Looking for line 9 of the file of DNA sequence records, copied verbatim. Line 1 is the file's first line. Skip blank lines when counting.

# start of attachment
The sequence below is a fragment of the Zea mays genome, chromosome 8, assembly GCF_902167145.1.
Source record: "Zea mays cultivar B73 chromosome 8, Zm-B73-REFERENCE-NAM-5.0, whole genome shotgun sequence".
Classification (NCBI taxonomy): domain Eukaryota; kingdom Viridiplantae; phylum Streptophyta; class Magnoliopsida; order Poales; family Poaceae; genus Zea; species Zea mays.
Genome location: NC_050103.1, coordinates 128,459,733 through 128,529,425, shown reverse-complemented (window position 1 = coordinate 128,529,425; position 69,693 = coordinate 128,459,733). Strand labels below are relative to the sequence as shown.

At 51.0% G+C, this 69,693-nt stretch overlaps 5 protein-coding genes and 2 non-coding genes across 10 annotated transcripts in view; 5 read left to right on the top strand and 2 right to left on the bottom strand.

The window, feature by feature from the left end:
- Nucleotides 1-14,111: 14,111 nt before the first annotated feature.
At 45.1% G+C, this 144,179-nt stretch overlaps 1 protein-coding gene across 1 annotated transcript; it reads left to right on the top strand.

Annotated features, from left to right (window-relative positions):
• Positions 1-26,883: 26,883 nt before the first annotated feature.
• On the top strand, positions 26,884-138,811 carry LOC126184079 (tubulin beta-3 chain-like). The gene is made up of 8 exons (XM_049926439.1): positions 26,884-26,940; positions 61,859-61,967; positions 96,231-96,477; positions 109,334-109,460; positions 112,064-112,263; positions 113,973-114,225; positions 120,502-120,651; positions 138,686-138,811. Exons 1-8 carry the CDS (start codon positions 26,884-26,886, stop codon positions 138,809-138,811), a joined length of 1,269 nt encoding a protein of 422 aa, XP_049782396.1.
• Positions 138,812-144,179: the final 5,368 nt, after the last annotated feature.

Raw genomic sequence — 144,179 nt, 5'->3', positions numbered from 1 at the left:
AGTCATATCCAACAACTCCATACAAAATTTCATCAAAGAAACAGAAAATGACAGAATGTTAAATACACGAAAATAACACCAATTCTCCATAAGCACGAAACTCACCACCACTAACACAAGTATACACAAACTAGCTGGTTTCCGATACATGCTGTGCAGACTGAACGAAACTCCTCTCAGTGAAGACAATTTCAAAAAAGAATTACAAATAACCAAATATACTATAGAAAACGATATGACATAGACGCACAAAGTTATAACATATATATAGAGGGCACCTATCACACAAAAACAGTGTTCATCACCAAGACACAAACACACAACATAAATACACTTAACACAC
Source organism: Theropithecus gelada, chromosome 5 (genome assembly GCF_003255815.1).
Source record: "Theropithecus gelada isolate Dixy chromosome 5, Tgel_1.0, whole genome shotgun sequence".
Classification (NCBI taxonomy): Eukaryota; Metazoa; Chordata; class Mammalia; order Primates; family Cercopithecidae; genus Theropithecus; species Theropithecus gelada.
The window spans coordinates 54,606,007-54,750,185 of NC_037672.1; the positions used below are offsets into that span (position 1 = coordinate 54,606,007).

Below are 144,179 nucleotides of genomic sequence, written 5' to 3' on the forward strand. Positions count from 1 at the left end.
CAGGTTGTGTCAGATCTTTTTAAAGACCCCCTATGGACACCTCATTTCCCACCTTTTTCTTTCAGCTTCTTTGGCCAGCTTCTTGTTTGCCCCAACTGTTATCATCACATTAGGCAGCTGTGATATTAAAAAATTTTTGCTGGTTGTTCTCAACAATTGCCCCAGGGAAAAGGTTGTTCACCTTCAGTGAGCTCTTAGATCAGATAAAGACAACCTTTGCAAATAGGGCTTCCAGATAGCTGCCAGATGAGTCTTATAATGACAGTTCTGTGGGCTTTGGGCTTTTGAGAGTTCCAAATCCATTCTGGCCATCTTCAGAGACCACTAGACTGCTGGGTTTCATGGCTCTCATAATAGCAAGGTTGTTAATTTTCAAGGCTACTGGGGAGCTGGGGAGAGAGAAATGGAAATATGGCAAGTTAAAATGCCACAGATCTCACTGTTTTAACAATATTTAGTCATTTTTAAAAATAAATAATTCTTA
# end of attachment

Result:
Annotated features, from left to right (window-relative positions):